On Nikon D7100 Hands-on Preview preview (492 comments in total)
In reply to:

gabriel foto: I was struck by the difference in the two 100% crops - just about as evident, or subtle, depending on how you look at them, as differences between a good FX and a good DX camera, or a 16 Mp camera compared to a 12 Mp. I wouldn't just say the differences are minor.

The most striking difference may not be the amount of detail, but the acuteness of the details, the sharp outlining, or the 'microcontrast' if you prefer that term.

Seems like a brilliant move to remove the OPLF in the D7100.

Then again, the ultimate capacity of this sensor may not be visible in each and every photograph. Focus may be off a little, you may have reason to use a very wide or a very small aperture. Or you may be using a lens which doesn't resolve the ultimate details, for good reason other than resolution.

Ultimately, photography is all about the picture, isn't it? But there is nothing wrong with a stunning sensor like this one!

Gabriel / nikonsystem.blogspot.se

When I first started reading your comment, I thought you were going to take the typical line that newer models, more pixels and spending a lot more dosh must be better but in fact there is common ground between your entry and mine below.

Yes indeed, the better of the newer crop of cameras do improve on earlier models but IMO not enough if it is pictures you are interested in rather than a new camera every year or two and lining Nikon's pockets unnecessarily.

Originally I bought an Olympus C5060 just to try out digital. This was a quality compact (not APSC) with only 5mp a few years ago now. I made some A3 prints from it including a super shot my son, who now owns the camera, took with it in China. It is amazing what is possible even with a good compact camera and I'd go as far as saying that a lot of snap shooters (rather than photo enthusiasts) are wasting a huge amount of money on DSLRs with loads of over the top megapixels quite needlessly.

Direct link | Posted on Apr 5, 2013 at 08:29 UTC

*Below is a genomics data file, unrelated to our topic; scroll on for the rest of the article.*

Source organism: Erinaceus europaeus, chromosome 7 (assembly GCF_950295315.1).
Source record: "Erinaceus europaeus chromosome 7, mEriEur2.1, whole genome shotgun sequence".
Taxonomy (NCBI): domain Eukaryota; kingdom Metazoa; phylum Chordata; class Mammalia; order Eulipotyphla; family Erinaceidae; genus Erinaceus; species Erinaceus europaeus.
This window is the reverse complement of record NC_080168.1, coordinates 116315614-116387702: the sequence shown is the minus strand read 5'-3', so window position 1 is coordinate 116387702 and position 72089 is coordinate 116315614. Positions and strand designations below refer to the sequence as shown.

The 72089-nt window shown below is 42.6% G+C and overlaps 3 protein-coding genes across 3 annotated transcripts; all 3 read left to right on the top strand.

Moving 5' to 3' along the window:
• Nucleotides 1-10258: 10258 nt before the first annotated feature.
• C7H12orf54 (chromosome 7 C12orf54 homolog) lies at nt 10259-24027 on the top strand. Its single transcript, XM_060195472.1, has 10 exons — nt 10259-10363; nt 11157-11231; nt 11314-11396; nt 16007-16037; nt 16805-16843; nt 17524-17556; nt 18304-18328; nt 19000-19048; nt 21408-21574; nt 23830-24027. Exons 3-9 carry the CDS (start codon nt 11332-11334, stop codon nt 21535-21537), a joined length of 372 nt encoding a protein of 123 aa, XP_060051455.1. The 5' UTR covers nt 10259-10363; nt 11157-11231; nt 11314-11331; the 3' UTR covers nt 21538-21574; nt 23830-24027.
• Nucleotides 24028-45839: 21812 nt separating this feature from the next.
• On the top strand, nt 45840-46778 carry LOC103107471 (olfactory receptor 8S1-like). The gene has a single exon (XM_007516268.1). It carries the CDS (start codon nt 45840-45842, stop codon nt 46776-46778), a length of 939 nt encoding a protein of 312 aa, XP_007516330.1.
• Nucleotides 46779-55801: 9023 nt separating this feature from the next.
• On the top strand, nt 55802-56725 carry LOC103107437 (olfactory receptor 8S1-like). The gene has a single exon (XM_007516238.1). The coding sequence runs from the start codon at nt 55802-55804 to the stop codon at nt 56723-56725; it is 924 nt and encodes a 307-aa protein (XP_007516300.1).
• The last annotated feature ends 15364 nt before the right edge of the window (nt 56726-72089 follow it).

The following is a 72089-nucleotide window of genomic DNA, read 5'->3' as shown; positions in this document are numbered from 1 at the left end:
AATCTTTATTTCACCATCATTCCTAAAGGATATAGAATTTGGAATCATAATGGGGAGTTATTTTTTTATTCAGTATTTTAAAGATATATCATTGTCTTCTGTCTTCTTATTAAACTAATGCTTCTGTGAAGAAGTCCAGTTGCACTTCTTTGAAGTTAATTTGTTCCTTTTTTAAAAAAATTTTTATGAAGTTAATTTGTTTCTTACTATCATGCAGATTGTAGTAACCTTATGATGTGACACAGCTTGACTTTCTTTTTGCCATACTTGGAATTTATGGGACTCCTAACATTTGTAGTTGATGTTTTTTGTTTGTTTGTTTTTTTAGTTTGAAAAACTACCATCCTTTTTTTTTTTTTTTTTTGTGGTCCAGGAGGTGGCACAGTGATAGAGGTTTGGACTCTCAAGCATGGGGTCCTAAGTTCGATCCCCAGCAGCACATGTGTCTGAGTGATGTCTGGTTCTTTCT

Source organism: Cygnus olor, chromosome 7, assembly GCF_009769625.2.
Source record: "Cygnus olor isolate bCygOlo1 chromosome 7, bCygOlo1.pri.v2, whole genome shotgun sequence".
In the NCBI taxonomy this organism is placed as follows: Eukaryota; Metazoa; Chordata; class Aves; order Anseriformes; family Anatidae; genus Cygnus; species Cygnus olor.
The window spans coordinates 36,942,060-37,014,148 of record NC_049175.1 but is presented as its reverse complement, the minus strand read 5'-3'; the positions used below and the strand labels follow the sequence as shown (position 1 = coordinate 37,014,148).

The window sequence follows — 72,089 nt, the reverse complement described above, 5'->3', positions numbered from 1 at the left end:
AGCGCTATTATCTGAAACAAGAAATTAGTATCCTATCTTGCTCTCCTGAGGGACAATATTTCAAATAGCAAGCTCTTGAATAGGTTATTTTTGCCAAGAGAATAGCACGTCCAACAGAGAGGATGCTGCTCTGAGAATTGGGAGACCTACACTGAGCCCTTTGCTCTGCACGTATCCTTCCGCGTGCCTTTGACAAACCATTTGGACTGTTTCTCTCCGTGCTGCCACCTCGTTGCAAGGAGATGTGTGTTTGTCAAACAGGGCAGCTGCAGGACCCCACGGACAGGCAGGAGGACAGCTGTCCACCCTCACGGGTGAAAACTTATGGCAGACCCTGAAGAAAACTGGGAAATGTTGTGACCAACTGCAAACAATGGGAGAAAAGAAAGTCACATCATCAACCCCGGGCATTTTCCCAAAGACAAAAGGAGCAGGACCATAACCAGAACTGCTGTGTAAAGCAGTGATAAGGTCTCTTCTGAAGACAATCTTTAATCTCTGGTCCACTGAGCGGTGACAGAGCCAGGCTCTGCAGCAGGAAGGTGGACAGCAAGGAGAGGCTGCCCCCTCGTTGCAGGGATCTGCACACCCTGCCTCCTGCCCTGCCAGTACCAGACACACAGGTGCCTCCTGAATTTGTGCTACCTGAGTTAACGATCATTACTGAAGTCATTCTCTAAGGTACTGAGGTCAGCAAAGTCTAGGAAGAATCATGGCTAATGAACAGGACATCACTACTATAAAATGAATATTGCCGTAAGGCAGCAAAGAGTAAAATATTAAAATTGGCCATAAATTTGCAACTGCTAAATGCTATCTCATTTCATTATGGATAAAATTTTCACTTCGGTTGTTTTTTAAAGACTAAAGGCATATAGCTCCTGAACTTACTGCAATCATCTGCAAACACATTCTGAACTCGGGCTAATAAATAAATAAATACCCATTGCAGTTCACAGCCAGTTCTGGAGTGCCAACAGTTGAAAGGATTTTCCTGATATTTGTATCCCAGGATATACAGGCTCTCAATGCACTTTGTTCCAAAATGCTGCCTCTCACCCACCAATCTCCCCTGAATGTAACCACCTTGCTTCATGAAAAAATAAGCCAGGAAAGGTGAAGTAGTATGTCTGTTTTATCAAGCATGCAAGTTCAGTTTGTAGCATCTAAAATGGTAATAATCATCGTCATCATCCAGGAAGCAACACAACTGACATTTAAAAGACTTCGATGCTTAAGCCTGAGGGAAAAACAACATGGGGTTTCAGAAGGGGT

On Nikon D7100 Hands-on Preview preview (492 comments in total)

These tests confirm that for most of us, it is splitting hairs to worry about the differences in resolution between DSLR models in fairly bright daylight when using smaller apertures.

Most amateur are wasting their money buying better than the so-called entry level DSLRs if the criterion is only the quality of results, not in tests like here, but in practical working conditions.

I do prefer my D300 which has superb ergonomics and with which I can easily hold steady at longer exposures while using a moderate focal length. I also bought a D5000 with the 18-55mm VR kit lens which is surprisingly good simply to have a low weight alternative on a long trek and can say with confidence its lower specs are not an issue even for edge to edge sharpness in prints up to two feet long (A2). Moreover, I can manage with the one cheap lens even for very wide angle shots by shooting and stitching together multiple frames into a panorama. The kit lens generally is perfectly good enough for that.

Direct link | Posted on Apr 5, 2013 at 07:20 UTC as 37th comment
On Just Posted: Nikon D7100 Hands-On Preview article (311 comments in total)
In reply to:

sunkenbranch: Where is the monitor cover!! I think they eliminated that. Make the LCD bigger and not protect it. Brilliant.

Sorry - my entry below the next entry was intended to be a reply to this!

Direct link | Posted on Feb 24, 2013 at 19:39 UTC
On Just Posted: Nikon D7100 Hands-On Preview article (311 comments in total)
In reply to:

mbrobich: Have to wonder if the buffer increases if you use the "M" 12MP setting ? Hopefully it does.

Especially if the LCD is welded into the back and the whole of that would have to be replaced. See what iFixit say about that in regard to the D600:

See http://www.ifixit.com/Teardown/Nikon+D600+Teardown/10708/2

"We were disappointed to find that the LCD is fused to the rear case, and cannot be replaced without replacing the entire panel.

If you scratch or crack the display glass on an older Nikon DSLR like the D90, it's possible to find an inexpensive replacement and fix it yourself. With the inseparable glass, though, D600 users will definitely want to opt for some type of screen protection."

Direct link | Posted on Feb 24, 2013 at 17:56 UTC
On Just Posted: Nikon D7100 Hands-On Preview article (311 comments in total)

Those of us who say that the D7100 is not the legitimate successor to the D300s might be interested to learn that according to Businessweek Feb 7 Nikon are having financial problems. This might also have a bearing in problems with the D600 and lead to other quality issues. Let's hope not.

See http://www.businessweek.com/news/2013-02-06/nikon-plunges-most-since-1985-after-forecast-cut-tokyo-mover

"Nikon Corp., Japan’s third-biggest camera-maker, plunged the most since 1985 in Tokyo trading after cutting its profit forecast because of slowing demand in Europe and falling prices.

The company dropped 19 percent to 2,139 yen at the close. That was the biggest decline among the 225 members of the Nikkei 225 Stock Average."

Direct link | Posted on Feb 24, 2013 at 17:52 UTC as 11th comment | 2 replies
Total: 160, showing: 21 – 40